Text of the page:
MCLEAN V. ARKANSAS (1982)
...The approach to teaching "creation science" and evolution science" found in Act 590 is identical to the two-model approach espoused by the Institute for Creation Research and is taken almost verbatim from ICR writings. It is an extension of Fundamentalists' view that one must either accept the literal interpretation of Genesis or else believe in the godless system of evolution....
In addition to the fallacious pedagogy of the two model approach, Section 4(2) lacks legitimate educational value because "creation science" as defined in that section is simply not science. Several witnesses suggested definitions of science. A descriptive definition was said to be that science is what is 'accepted by the scientific community" and is "what scientists do." The obvious implication of this description is that, in a free society, knowledge does not require the imprimatur of legislation in order to become science.
More precisely, the essential characteristics of science are:
(1) It is guided by natural law;
(2) It has to be explanatory by reference to natural law;
(3) It is testable against the empirical world;
(4) Its conclusions are tentative, i.e., are not necessarily the final word; and
(5) It is falsifiable. (Ruse and other science witnesses).
Creation science as described in Section 4(a) fails to meet these essential characteristics....
Creation science, as defined in Section 4(a), not only fails to follow the canons defining scientific theory, it also fails to fit the more general descriptions of "what scientists think" and "what scientists do." The scientific community consists of individuals and groups, nationally and internationally, who work independently in such varied fields as biology, paleontology, geology and astronomy. Their work is published and subject to review and testing by their peers. The journals for publication are both numerous and varied. There is, however, not one recognized scientific journal which has published an article espousing the creation science theory described in Section 4(a). Some of the State's witnesses suggested that the scientific community was "close-minded" on the subject of creationism and that explained the lack of acceptance of the creation science arguments. Yet no witness produced a scientific article for which publication had been refused. Perhaps some members of the scientific community are resistant to new ideas. It is, however, inconceivable that such a loose knit group of independent thinkers in all the varied fields of science could, or would, so effectively censor new scientific thought.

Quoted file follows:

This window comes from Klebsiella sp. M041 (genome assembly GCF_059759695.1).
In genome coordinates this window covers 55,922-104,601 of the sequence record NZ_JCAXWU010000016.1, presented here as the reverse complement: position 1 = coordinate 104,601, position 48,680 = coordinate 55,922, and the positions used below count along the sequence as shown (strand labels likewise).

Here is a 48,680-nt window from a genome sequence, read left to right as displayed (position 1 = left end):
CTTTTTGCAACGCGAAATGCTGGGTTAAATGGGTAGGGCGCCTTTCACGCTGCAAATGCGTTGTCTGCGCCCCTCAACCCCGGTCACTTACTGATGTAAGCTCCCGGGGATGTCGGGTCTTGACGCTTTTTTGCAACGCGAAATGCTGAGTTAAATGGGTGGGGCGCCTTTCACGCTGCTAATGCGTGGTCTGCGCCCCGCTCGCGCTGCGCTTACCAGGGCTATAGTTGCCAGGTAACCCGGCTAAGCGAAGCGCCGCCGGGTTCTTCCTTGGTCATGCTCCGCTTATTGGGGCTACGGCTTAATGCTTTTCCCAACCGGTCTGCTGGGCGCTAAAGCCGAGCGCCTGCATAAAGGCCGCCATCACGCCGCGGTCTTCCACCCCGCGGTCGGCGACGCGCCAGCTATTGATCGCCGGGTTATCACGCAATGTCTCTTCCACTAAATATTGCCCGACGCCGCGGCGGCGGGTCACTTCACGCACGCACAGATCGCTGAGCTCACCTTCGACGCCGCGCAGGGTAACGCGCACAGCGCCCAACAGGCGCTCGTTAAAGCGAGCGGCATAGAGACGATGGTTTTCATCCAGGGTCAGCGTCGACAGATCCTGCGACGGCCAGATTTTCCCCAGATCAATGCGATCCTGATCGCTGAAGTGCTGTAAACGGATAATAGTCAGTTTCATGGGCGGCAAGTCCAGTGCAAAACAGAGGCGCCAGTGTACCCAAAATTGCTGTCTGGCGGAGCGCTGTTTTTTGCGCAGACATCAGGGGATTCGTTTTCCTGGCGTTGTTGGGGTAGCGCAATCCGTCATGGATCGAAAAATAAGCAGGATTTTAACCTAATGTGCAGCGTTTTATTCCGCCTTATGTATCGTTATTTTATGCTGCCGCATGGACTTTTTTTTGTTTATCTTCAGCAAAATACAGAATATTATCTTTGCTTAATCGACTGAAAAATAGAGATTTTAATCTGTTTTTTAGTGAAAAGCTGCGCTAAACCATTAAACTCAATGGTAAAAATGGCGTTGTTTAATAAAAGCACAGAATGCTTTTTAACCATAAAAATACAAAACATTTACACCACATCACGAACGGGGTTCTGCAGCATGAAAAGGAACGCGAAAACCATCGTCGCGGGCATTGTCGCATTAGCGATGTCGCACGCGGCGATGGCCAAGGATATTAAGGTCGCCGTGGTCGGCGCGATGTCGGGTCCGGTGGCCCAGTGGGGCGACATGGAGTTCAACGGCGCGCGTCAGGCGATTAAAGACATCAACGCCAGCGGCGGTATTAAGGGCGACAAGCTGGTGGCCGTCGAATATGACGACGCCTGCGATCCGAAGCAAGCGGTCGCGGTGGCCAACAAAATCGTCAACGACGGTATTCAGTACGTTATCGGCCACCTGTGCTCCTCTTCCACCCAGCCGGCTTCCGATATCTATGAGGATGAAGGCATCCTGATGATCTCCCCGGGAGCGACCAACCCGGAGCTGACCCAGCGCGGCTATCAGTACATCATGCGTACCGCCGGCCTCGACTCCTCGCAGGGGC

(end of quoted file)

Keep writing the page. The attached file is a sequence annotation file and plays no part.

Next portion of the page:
... The methodology employed by creationists is another factor which is indicative that their work is not science. A scientific theory must be tentative and always subject to revision or abandonment in light of facts that are inconsistent with, or falsify, the theory. A theory that is by its own terms dogmatic, absolutist and never subject to revision is not a scientific theory.
The creationists' methods do not take data, weigh it against the opposing scientific data, and thereafter reach the conclusions stated in Section 4(a). Instead, they take the literal wording of the Book of Genesis and attempt to find scientific support for it....
The Court would never criticize or discredit any person's testimony
based on his or her religious beliefs. While anybody is free to approach
a scientific inquiry in any fashion they choose, they cannot proplerly
describe the methodology used as scientific, if they start with a conclusion
and refuse to change it regardless of the evidence developed during the
course of the investigation.
Excerpts from McLean v. Arkansas Board of Education, 529 F.
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